Arctic sea ice minimum ties record for second lowest
- Author: Essie Rivera Sep 17, 2016,
Sep 17, 2016, 0:48
The lowest level ever recorded was on 17 September 2012, when ice covered just 3.39 million sq/km.
Animation shows Arctic sea ice extent from 1979 through September 13, 2016.
In the Hudson Bay area of northern Canada, polar bear populations have declined overall, and survival of young bears is lower when sea ice melts earlier. "Conservation action to preserve the Arctic is urgently needed to keep up with these rapid changes".
"It is hard to predict how Arctic ecosystems will respond to decreasing sea ice extent, but we are seeing more species moving in to take advantage of warming Arctic waters, and specialized Arctic species such as polar bears showing signs of stress in some regions", says Melanie Lancaster of WWF's Arctic Programme.
Arctic sea ice appeared to have reached its annual lowest extent on September 10, NASA and the NASA-supported National Snow and Ice Data Center (NSIDC) at the University of Colorado at Boulder reported today.
"The 10 lowest extents have all occurred within the last decade, suggesting a new "normal" for the Arctic with significantly less summer ice than just two or three decades ago".
Sea ice regrows during the frigid fall and winter months, when the sun is below the horizon in the Arctic. Ice younger than four years comprised 97 percent of all Arctic sea ice in 2015 compared to 80 percent in 1985. Right now, sea ice covers 1.60 Million square miles.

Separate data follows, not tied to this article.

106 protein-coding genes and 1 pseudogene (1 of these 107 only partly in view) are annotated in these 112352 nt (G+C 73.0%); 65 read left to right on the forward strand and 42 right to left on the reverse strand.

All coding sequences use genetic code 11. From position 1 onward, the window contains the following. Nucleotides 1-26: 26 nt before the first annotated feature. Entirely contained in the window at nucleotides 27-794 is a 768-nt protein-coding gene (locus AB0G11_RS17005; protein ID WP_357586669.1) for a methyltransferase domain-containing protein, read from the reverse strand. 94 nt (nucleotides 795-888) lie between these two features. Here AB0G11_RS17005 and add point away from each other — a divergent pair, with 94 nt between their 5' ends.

"We won't know for sure until next month, because the ice pack tends to thin for a few more weeks before it starts to refreeze". "To think that in this record of Arctic sea ice that goes back to the late 1970s, since 1986 there hasn't been a single record high in any month of the year, and yet, over that same period, there have been 75 record lows".
Experts from Nasa in the United States added that the melt season began with a record low extent of ice in March and saw rapid ice loss throughout May, but in June and July low pressure and cloudy skies slowed down melting.
The researchers actually appeared to express a bit of surprise that 2016 didn't stand out more in September, given how dramatically low ice extent was earlier in the year, and given evidence that the ice was also very thin and the ocean very warm. "The record makes it clear that the ice is not rebounding to where it used to be, even in the midst of the winter", Parkinson said.
But even the lower temperatures didn't reduce the amount of ice lost. In the almost four decades of satellite monitoring, sea ice has disappeared at a clip of 13.4 percent per decade.
Sea ice extent for July was 8.13m sq km, making it the third lowest on record, at around 190,000 sq km greater than 2011.
Huge areas of the normally ice-bound Beaufort, Chukchi, Laptev and East Siberian seas were open and exposed to the warmth of a summer that has grown hotter and hotter in recent years.